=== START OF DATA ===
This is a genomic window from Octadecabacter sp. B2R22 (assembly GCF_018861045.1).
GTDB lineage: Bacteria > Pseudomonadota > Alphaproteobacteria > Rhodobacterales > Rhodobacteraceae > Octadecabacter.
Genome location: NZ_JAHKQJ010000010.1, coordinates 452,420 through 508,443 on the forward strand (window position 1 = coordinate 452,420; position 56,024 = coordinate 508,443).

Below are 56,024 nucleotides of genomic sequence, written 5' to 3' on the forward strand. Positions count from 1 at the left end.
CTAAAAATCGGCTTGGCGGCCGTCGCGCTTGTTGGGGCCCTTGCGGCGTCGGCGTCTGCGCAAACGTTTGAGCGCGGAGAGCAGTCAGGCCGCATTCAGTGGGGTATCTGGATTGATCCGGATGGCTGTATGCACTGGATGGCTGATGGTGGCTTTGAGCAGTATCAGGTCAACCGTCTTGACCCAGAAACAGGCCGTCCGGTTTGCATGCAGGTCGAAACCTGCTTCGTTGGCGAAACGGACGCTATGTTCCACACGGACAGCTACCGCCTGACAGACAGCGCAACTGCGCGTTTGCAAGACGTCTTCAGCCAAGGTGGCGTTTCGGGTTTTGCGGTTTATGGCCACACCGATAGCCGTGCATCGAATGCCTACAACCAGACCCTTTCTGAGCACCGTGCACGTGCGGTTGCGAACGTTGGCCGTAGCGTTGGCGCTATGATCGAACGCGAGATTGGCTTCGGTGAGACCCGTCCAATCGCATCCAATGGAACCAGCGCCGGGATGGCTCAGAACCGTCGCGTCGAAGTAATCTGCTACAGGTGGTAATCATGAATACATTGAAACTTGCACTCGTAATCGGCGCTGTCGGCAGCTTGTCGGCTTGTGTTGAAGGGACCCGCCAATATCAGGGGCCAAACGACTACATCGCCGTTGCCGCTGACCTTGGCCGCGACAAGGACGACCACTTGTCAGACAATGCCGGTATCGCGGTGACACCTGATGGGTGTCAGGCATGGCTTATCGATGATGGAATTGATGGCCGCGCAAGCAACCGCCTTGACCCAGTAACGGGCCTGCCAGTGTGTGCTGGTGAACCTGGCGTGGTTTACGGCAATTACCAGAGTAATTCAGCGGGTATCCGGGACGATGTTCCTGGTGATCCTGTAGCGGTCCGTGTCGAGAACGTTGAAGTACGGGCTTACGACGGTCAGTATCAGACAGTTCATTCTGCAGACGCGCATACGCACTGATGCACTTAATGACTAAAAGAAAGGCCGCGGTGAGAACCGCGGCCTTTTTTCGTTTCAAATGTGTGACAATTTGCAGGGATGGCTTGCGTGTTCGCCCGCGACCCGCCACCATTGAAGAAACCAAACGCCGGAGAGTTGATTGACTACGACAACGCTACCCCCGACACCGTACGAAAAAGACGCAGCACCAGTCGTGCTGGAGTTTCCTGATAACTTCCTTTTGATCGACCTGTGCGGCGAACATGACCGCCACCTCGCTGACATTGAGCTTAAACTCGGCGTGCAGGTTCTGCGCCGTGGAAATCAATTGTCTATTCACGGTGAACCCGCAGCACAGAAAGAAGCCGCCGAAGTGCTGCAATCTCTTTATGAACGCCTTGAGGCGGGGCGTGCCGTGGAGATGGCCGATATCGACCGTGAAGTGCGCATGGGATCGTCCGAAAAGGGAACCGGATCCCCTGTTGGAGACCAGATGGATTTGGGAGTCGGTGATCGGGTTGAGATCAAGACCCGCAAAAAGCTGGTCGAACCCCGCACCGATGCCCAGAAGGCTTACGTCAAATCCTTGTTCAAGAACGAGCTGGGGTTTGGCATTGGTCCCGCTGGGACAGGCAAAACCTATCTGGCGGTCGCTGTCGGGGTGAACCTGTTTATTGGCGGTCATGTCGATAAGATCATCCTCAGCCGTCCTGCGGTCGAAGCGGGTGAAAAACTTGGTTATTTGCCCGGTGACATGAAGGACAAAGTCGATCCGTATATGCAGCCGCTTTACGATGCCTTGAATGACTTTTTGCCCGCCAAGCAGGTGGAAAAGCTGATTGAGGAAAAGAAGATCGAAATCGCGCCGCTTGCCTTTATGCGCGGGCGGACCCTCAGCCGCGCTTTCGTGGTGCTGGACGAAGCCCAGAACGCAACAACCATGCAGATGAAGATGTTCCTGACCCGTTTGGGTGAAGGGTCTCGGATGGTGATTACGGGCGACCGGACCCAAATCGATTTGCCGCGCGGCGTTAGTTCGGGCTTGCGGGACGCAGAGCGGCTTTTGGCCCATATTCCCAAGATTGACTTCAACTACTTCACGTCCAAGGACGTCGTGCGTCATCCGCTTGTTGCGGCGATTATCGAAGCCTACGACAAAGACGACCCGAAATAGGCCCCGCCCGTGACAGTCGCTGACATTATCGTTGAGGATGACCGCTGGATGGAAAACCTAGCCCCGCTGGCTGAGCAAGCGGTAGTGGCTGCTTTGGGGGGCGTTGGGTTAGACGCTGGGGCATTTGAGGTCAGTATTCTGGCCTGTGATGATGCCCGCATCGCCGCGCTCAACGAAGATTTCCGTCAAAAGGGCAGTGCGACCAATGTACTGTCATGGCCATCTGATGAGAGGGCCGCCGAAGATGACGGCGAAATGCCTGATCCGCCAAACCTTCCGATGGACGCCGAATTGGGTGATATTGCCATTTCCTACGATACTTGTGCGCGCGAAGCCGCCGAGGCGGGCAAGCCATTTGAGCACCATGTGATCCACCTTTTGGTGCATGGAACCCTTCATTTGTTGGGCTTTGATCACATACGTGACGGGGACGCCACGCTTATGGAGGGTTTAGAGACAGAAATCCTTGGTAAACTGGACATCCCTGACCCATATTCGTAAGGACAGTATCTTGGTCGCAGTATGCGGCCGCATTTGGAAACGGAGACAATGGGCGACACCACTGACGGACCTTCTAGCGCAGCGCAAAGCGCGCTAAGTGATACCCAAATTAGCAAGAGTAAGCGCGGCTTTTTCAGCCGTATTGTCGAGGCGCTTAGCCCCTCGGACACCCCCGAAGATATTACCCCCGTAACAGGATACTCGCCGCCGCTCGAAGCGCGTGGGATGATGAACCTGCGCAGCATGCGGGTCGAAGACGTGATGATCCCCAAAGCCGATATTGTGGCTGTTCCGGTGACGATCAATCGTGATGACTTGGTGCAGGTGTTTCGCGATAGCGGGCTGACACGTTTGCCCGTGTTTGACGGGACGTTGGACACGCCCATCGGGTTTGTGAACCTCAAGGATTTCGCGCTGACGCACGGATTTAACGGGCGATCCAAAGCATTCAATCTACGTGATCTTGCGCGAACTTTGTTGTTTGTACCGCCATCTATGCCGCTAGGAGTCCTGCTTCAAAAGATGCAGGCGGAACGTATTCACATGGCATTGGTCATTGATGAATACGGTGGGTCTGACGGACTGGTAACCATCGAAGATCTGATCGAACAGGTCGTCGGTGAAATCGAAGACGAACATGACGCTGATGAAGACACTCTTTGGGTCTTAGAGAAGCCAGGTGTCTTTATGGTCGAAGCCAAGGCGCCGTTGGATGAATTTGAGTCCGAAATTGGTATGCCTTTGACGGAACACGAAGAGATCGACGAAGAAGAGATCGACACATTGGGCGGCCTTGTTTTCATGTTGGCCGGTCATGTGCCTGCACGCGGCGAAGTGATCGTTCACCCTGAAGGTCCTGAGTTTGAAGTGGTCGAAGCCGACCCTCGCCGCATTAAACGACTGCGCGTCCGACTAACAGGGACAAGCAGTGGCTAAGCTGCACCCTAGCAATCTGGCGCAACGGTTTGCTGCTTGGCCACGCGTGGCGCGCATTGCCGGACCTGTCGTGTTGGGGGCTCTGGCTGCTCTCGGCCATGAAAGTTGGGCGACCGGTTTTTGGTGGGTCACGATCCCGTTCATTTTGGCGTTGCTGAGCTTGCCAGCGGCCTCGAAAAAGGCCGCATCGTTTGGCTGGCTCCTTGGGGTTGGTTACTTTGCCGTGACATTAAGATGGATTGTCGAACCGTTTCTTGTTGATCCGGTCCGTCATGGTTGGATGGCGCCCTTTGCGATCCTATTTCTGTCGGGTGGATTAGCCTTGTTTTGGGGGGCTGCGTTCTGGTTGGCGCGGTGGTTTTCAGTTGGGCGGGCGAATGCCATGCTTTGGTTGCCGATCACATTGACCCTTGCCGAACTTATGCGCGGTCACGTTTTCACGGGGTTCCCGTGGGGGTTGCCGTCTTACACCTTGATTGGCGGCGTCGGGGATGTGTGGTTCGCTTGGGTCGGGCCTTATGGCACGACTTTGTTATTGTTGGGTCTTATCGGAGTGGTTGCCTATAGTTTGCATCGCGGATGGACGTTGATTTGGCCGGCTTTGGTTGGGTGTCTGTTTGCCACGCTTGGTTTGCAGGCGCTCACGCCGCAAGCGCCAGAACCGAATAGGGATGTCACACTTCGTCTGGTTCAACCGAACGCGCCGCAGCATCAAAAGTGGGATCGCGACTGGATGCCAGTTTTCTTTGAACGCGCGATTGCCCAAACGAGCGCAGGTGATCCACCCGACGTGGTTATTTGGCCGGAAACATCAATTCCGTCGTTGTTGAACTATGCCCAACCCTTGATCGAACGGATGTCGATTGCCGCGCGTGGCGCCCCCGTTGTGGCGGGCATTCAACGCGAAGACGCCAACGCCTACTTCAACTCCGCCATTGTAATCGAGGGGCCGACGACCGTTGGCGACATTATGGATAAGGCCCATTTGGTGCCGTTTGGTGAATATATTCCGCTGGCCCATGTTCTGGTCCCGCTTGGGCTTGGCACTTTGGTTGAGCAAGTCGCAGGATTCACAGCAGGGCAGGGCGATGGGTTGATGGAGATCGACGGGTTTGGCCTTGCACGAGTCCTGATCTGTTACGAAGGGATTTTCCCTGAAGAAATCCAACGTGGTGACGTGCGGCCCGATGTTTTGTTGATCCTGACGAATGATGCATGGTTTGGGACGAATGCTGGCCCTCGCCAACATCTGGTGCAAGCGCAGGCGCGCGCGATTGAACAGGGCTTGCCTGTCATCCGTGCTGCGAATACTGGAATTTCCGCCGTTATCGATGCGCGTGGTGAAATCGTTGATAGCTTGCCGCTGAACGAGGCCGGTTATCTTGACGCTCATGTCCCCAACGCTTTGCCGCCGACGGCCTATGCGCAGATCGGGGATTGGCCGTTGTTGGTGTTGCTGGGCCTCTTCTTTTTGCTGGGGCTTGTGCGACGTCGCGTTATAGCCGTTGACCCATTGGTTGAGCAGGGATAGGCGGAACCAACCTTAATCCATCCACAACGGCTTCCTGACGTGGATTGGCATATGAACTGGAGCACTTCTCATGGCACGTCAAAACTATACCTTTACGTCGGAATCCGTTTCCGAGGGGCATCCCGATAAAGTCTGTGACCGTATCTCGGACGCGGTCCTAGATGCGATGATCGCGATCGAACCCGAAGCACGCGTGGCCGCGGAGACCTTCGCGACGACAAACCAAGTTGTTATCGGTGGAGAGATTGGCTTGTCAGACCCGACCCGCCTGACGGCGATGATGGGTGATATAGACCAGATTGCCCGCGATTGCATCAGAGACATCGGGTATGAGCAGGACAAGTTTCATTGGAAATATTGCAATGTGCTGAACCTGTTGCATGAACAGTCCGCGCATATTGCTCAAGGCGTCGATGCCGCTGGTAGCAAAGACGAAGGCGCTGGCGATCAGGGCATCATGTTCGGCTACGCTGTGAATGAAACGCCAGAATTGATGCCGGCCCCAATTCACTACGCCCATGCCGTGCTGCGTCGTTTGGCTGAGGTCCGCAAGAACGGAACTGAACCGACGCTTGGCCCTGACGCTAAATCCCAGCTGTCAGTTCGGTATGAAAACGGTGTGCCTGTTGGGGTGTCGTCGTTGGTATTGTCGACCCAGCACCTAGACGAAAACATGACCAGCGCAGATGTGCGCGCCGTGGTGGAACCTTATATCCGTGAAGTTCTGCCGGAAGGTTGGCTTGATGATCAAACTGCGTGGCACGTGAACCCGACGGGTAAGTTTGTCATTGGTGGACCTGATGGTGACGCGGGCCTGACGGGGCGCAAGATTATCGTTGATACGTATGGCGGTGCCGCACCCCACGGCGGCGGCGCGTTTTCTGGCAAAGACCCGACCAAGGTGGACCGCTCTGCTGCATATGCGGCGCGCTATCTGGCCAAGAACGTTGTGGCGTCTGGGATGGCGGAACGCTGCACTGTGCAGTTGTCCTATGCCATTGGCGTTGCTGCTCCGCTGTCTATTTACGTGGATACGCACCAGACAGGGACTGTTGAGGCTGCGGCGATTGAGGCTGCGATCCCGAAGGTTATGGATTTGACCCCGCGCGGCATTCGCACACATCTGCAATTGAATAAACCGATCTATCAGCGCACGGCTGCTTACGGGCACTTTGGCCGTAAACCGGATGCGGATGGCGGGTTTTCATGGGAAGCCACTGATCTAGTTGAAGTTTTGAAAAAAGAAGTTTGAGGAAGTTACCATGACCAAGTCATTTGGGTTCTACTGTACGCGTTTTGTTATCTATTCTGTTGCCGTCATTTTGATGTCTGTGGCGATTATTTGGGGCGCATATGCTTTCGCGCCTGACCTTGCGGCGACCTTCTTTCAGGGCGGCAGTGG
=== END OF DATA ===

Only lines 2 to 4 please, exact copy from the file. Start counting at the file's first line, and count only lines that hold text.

GTDB lineage: Bacteria > Pseudomonadota > Alphaproteobacteria > Rhodobacterales > Rhodobacteraceae > Octadecabacter.
Genome location: NZ_JAHKQJ010000010.1, coordinates 452,420 through 508,443 on the forward strand (window position 1 = coordinate 452,420; position 56,024 = coordinate 508,443).

Below are 56,024 nucleotides of genomic sequence, written 5' to 3' on the forward strand. Positions count from 1 at the left end.